The best women cyclists in the world will help "showcase" Wales to a global audience this summer.
For the first time, Wales is to host two stages of the prestigious OVO Energy Women's Tour - including the tour climax in Carmarthenshire.
That will follow the "toughest ever stage" in the race's history, in Powys.
It is also hoped the thousands of cycling fans who are expected to line the streets will provide an economic boost to communities.
Lord Elis-Thomas, deputy minister for culture, tourism and sport, said: "The route will be an excellent showcase for Wales' amazing landscapes, which will also prove to be a challenge for the riders."
Hosting the fifth and sixth stages of the around-Britain race - part of the UCI Women's WorldTour series - is another boost to cycling in Wales.
And with 300,000 fans expected to line the roads of all six stages and a global TV and online audience of three million, the race could provide wider benefits.
Powys council leader Rosemarie Harris, said: "The tour attracts millions of viewers and thousands of visitors wherever it goes and will not only provide a huge economic boost to business, but inspire a new generation to take up this exciting sport."
Building on the success of hosting Tour de France winners Geraint Thomas and Chris Froome in last year's Tour of Britain, Carmarthenshire will provide the setting for the crowning of this year's women's champion.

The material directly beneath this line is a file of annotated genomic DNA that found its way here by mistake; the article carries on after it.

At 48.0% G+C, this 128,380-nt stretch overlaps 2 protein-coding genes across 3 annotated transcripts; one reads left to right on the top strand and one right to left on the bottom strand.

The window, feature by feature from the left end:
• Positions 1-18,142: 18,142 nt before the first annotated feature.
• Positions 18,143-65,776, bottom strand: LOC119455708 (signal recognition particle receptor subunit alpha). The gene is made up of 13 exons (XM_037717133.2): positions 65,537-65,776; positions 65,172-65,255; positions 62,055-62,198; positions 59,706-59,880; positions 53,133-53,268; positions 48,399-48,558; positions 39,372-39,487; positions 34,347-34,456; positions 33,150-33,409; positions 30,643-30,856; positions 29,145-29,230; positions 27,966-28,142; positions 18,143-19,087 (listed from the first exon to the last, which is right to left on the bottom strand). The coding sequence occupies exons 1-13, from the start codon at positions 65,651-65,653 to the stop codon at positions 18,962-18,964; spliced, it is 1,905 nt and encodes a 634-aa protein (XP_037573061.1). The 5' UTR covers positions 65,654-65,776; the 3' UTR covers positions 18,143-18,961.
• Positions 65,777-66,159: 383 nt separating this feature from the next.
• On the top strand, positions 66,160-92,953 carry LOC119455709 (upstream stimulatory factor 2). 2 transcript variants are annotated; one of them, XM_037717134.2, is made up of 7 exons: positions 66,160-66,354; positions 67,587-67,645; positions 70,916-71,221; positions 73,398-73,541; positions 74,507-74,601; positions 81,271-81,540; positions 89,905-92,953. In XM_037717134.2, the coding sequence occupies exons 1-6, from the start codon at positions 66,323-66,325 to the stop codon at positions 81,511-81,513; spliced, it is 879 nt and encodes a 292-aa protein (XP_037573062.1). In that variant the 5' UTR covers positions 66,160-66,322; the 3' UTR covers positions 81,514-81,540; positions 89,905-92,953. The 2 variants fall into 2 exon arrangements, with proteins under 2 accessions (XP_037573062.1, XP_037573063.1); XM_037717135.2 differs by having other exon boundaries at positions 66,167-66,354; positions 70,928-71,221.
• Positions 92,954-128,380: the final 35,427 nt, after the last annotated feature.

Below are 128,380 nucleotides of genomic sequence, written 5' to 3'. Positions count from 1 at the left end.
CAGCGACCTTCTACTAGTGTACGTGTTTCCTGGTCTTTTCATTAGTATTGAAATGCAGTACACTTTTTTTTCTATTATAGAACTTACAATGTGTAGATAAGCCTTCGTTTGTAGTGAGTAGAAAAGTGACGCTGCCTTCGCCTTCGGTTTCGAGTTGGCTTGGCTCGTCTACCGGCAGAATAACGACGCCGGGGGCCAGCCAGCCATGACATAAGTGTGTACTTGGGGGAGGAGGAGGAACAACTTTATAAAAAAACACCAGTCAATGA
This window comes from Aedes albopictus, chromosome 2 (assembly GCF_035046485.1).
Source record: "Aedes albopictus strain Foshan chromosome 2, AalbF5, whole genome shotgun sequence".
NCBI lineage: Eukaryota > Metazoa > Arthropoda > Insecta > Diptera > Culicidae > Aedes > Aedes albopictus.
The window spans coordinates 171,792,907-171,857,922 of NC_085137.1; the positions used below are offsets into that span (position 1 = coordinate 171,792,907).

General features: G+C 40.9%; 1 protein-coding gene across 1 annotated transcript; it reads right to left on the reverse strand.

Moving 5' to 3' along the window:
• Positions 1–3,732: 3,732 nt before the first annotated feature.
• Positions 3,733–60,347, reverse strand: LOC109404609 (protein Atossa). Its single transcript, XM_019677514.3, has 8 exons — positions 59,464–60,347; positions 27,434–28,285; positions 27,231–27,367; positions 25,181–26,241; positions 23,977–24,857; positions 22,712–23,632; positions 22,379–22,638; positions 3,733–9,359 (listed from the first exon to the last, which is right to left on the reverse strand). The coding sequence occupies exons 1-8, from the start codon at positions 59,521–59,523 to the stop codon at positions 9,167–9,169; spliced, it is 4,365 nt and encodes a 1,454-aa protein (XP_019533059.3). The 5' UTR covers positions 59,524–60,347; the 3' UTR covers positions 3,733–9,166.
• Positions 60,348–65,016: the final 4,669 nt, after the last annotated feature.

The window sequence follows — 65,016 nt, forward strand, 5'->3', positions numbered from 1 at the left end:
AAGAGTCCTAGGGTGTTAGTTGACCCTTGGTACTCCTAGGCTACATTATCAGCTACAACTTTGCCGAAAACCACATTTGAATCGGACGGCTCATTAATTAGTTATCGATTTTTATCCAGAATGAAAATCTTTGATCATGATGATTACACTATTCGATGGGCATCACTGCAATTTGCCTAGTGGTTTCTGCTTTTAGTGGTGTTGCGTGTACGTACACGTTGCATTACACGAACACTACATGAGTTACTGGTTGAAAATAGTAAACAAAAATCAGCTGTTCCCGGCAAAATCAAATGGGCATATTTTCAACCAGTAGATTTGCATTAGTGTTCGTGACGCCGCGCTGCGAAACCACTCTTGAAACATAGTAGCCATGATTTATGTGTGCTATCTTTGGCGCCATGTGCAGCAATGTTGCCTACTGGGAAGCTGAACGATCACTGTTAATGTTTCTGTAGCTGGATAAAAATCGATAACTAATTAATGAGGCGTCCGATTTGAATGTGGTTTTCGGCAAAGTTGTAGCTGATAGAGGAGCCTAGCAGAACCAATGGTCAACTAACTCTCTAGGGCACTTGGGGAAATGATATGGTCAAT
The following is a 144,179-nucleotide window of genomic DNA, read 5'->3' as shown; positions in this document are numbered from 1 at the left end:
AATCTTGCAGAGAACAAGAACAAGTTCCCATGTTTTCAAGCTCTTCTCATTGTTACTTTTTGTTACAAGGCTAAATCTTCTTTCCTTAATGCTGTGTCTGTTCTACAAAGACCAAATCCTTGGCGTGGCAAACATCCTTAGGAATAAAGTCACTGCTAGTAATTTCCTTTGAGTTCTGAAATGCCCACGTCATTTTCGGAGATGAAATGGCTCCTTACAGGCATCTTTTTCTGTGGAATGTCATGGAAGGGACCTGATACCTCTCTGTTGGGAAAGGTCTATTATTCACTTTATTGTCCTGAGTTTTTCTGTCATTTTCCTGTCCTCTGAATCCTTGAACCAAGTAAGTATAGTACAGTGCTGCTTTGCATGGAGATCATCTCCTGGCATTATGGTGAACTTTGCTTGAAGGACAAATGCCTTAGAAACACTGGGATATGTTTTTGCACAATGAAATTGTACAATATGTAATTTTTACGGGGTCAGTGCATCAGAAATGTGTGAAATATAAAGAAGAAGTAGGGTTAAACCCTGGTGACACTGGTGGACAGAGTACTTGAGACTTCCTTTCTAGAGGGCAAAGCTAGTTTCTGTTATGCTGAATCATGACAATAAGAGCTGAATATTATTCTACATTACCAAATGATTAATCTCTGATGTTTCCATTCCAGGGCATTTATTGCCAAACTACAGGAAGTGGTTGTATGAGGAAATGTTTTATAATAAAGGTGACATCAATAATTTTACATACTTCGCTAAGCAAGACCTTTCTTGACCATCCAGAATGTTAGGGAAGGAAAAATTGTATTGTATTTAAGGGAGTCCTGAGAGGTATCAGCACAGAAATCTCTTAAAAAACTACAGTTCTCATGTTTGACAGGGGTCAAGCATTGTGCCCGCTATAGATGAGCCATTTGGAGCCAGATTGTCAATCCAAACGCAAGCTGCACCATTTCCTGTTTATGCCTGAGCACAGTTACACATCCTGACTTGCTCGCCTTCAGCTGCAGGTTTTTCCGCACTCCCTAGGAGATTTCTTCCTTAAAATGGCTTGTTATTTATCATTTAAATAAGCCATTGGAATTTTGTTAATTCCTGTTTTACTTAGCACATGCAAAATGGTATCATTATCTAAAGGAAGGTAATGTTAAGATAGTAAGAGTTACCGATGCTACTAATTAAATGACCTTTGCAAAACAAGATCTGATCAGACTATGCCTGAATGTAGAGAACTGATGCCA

"We have designed this stage to test our star-studded field while at the same time showcasing Carmarthenshire's fantastic cycling facilities and gorgeous landscapes," said race director Mick Bennett.
Riders will pass through Nantgaredig, Llandeilo, Capel Hendre, Pontyberem and Trimsaran while Bethlehem Hill is likely to prove popular with spectators along the tough 79-mile (126 km) route.
British Cycling chief executive Julie Harrington said: "There's no welcome like a Welsh one and I know that the Welsh public will come out to support."
Great Britain rider Manon Lloyd, from Carmarthen, said racing in her hometown would be a "dream come true".
The 22-year-old, who cycled 126km with a fractured hip during last year's tour, said: "Getting the chance to [race] past my front door is incredibly exciting.
"Having family and friends out will give me that extra boost to push that little bit harder."
Peter Hughes Griffiths, of Carmarthenshire council, said: "As a county that's made no secret of our ambition to be known as the 'Cycling Hub of Wales', we are excited to bring yet another high-profile race to our towns and villages for everyone to get involved in and enjoy."
Powys will stage, a day earlier, what organisers say is the hardest route ever designed in the race with more than 2,200m of climbs between Llandrindod Wells and Builth Wells.
The punishing 87-mile (140km) ride will also pass through Dolfor, Rhayader and Upper Chapel.
This year's Women's Tour begins in Suffolk on 10 June.